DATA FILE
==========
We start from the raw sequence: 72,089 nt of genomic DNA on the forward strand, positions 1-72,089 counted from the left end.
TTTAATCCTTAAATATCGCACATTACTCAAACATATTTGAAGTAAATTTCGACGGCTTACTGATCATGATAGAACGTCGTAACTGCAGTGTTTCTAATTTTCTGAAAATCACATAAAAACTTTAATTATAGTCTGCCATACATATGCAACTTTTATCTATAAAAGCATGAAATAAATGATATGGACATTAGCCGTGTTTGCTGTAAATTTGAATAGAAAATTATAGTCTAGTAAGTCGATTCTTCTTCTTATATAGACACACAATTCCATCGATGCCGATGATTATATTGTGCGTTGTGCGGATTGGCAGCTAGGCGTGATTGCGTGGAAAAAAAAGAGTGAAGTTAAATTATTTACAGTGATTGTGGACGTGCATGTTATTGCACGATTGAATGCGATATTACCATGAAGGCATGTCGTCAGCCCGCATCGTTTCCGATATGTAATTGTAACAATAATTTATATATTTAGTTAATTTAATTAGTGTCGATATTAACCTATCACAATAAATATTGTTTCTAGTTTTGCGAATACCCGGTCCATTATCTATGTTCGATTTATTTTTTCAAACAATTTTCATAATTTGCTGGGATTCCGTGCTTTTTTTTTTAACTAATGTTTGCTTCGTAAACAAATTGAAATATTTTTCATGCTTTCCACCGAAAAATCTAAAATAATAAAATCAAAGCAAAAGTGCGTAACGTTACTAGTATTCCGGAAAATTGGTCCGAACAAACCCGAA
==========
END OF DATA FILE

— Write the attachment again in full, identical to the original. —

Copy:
We start from the raw sequence: 72,089 nt of genomic DNA on the forward strand, positions 1-72,089 counted from the left end.
TTTAATCCTTAAATATCGCACATTACTCAAACATATTTGAAGTAAATTTCGACGGCTTACTGATCATGATAGAACGTCGTAACTGCAGTGTTTCTAATTTTCTGAAAATCACATAAAAACTTTAATTATAGTCTGCCATACATATGCAACTTTTATCTATAAAAGCATGAAATAAATGATATGGACATTAGCCGTGTTTGCTGTAAATTTGAATAGAAAATTATAGTCTAGTAAGTCGATTCTTCTTCTTATATAGACACACAATTCCATCGATGCCGATGATTATATTGTGCGTTGTGCGGATTGGCAGCTAGGCGTGATTGCGTGGAAAAAAAAGAGTGAAGTTAAATTATTTACAGTGATTGTGGACGTGCATGTTATTGCACGATTGAATGCGATATTACCATGAAGGCATGTCGTCAGCCCGCATCGTTTCCGATATGTAATTGTAACAATAATTTATATATTTAGTTAATTTAATTAGTGTCGATATTAACCTATCACAATAAATATTGTTTCTAGTTTTGCGAATACCCGGTCCATTATCTATGTTCGATTTATTTTTTCAAACAATTTTCATAATTTGCTGGGATTCCGTGCTTTTTTTTTTAACTAATGTTTGCTTCGTAAACAAATTGAAATATTTTTCATGCTTTCCACCGAAAAATCTAAAATAATAAAATCAAAGCAAAAGTGCGTAACGTTACTAGTATTCCGGAAAATTGGTCCGAACAAACCCGAA